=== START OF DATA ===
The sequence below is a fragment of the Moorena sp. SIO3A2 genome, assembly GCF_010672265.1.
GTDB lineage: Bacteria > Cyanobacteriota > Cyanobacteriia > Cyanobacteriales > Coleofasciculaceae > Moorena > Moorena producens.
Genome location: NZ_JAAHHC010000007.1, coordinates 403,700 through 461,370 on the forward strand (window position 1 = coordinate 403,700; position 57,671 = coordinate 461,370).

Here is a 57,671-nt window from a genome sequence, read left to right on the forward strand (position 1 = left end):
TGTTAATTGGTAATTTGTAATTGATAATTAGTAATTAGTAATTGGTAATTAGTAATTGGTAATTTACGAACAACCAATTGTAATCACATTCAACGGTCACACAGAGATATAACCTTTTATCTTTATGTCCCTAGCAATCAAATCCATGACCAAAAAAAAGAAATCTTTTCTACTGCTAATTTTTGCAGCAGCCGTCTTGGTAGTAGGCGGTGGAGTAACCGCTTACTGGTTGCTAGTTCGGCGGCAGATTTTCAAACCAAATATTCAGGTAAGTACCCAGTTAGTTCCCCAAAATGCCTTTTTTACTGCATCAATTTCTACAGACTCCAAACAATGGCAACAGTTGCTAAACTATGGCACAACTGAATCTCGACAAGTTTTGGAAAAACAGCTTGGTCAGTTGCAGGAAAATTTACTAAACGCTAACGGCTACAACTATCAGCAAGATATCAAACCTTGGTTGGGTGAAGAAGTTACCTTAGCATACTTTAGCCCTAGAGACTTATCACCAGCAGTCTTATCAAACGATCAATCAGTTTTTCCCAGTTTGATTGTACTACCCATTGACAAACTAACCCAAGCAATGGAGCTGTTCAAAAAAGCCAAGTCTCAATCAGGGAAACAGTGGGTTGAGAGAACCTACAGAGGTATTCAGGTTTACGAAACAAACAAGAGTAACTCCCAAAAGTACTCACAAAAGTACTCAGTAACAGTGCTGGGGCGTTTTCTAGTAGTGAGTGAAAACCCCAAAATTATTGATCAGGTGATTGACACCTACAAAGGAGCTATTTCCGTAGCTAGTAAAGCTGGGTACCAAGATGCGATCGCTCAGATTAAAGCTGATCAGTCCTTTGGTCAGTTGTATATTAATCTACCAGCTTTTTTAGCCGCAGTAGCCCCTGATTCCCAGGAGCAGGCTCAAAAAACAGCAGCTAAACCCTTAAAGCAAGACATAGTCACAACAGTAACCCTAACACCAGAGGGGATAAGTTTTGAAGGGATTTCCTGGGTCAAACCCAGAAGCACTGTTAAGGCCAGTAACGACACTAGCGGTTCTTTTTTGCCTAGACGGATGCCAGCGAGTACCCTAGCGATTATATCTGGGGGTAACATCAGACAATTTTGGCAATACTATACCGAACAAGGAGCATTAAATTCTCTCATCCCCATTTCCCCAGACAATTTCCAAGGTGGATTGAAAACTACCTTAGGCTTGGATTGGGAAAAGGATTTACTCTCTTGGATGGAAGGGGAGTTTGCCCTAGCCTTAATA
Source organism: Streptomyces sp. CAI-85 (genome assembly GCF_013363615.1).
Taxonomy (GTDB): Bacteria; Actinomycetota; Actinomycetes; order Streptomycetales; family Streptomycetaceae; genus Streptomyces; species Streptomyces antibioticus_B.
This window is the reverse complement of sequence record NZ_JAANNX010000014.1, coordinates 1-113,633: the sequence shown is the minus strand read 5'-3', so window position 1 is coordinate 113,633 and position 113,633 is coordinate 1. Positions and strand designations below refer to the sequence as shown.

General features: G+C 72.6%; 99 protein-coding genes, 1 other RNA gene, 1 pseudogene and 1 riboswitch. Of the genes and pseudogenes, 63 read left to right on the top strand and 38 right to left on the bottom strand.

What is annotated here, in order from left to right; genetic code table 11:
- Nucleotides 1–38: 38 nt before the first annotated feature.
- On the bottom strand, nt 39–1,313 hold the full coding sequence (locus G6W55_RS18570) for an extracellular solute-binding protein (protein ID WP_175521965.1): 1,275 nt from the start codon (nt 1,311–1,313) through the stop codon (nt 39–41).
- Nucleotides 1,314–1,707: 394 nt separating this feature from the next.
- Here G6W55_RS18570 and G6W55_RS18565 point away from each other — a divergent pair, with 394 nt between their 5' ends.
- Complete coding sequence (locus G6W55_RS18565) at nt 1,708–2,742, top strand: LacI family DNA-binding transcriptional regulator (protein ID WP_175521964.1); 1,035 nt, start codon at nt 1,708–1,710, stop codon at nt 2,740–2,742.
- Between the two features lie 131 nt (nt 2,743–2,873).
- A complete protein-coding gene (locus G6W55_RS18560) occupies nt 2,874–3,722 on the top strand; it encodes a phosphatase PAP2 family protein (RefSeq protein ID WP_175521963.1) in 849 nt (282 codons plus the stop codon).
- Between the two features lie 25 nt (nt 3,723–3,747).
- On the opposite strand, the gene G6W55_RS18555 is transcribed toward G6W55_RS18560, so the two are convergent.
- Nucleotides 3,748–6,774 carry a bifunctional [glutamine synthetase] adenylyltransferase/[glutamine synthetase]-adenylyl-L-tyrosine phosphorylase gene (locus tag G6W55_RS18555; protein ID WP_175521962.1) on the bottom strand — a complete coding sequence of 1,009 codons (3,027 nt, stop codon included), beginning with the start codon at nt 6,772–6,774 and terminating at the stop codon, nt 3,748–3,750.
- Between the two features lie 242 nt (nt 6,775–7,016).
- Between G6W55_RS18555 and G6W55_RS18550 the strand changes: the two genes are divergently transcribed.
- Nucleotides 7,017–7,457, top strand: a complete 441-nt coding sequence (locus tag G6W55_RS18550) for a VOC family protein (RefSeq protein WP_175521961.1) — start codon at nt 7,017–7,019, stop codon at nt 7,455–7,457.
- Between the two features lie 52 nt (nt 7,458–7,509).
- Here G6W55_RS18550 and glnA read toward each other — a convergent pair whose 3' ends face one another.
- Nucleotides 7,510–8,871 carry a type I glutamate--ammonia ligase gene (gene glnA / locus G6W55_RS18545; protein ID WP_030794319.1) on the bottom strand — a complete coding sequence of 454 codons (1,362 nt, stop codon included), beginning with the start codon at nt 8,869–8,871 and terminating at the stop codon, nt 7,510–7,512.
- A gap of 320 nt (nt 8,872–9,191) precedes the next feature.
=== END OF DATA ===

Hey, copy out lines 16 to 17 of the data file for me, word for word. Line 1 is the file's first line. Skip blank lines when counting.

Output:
- Between the two features lie 131 nt (nt 2,743–2,873).
- A complete protein-coding gene (locus G6W55_RS18560) occupies nt 2,874–3,722 on the top strand; it encodes a phosphatase PAP2 family protein (RefSeq protein ID WP_175521963.1) in 849 nt (282 codons plus the stop codon).